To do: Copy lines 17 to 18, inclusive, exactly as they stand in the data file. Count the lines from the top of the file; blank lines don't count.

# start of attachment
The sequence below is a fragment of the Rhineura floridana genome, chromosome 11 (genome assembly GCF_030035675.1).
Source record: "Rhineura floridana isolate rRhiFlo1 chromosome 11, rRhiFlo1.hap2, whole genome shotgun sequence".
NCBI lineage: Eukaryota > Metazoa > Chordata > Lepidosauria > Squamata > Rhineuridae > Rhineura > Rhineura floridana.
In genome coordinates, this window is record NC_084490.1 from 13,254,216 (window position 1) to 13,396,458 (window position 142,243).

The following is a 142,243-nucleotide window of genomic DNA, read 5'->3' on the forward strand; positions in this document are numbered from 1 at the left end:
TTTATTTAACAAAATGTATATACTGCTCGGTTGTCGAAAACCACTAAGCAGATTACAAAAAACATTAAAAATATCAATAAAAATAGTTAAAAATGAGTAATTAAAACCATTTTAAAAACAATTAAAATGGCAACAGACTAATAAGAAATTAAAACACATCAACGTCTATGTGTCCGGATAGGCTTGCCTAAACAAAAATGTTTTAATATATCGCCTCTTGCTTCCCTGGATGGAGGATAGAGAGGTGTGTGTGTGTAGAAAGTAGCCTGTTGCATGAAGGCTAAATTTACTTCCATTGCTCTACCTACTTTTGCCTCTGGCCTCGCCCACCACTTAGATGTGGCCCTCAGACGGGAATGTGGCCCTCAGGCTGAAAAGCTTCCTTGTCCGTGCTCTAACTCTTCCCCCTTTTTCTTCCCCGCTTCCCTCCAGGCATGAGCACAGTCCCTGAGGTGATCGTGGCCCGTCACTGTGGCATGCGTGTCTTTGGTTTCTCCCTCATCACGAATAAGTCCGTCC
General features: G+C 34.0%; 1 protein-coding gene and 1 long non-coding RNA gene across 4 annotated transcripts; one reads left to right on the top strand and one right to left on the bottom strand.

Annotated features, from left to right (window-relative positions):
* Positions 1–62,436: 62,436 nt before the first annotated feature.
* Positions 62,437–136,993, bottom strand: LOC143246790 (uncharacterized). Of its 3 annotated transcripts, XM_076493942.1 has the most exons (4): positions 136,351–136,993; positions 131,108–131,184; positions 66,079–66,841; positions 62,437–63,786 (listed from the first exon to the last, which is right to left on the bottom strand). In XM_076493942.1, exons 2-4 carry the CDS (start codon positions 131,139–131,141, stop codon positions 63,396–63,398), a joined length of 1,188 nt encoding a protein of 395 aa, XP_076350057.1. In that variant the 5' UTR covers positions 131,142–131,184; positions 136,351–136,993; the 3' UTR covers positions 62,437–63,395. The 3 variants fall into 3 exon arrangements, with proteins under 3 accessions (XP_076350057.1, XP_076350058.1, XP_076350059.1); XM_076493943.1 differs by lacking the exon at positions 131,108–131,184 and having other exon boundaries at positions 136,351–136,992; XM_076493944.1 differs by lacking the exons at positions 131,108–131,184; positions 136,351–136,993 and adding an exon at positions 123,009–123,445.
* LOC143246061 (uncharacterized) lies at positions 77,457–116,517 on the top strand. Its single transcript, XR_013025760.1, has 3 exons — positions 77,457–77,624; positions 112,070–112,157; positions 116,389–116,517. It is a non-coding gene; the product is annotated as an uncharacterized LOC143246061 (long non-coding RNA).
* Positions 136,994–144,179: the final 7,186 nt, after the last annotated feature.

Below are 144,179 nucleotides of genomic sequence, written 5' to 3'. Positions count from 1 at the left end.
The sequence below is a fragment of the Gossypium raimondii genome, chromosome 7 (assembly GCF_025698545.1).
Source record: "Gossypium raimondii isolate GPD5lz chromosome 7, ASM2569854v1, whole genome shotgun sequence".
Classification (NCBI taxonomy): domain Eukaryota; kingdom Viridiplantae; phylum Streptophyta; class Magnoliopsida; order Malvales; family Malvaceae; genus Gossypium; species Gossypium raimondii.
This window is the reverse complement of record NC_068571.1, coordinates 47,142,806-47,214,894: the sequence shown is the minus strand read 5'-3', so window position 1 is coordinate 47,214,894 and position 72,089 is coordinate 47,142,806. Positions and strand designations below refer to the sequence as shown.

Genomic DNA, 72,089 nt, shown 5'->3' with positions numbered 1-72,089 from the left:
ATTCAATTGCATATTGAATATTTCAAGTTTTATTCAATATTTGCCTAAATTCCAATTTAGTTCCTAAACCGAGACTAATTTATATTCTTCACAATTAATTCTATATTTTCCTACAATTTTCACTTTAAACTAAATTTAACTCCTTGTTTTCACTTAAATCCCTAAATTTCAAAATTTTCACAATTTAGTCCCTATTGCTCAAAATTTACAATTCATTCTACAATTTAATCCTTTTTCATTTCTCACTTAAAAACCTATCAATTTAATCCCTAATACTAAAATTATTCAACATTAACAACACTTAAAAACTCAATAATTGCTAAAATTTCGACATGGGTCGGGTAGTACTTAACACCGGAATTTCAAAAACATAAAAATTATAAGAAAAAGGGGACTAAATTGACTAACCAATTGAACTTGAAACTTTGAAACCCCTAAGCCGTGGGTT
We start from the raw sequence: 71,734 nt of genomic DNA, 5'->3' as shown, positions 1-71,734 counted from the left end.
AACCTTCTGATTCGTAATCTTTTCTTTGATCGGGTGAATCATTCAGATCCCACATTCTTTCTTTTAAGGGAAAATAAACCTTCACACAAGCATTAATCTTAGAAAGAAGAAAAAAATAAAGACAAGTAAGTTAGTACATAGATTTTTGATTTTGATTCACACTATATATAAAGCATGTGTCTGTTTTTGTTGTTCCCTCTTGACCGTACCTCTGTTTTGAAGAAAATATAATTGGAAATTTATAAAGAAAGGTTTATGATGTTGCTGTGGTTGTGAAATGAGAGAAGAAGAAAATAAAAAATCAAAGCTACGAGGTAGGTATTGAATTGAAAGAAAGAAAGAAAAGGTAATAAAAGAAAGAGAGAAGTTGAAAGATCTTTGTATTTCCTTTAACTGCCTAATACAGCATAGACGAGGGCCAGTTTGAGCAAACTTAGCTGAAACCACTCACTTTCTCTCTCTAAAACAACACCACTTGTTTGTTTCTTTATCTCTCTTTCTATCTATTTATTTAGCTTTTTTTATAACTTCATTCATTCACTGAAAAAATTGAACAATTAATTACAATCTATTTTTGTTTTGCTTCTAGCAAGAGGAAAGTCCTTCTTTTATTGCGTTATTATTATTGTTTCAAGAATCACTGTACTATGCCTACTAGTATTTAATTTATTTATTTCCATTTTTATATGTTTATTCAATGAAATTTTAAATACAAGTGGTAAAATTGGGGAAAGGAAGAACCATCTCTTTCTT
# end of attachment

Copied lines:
This window is the reverse complement of record NC_068571.1, coordinates 47,142,806-47,214,894: the sequence shown is the minus strand read 5'-3', so window position 1 is coordinate 47,214,894 and position 72,089 is coordinate 47,142,806. Positions and strand designations below refer to the sequence as shown.

Genomic DNA, 72,089 nt, shown 5'->3' with positions numbered 1-72,089 from the left: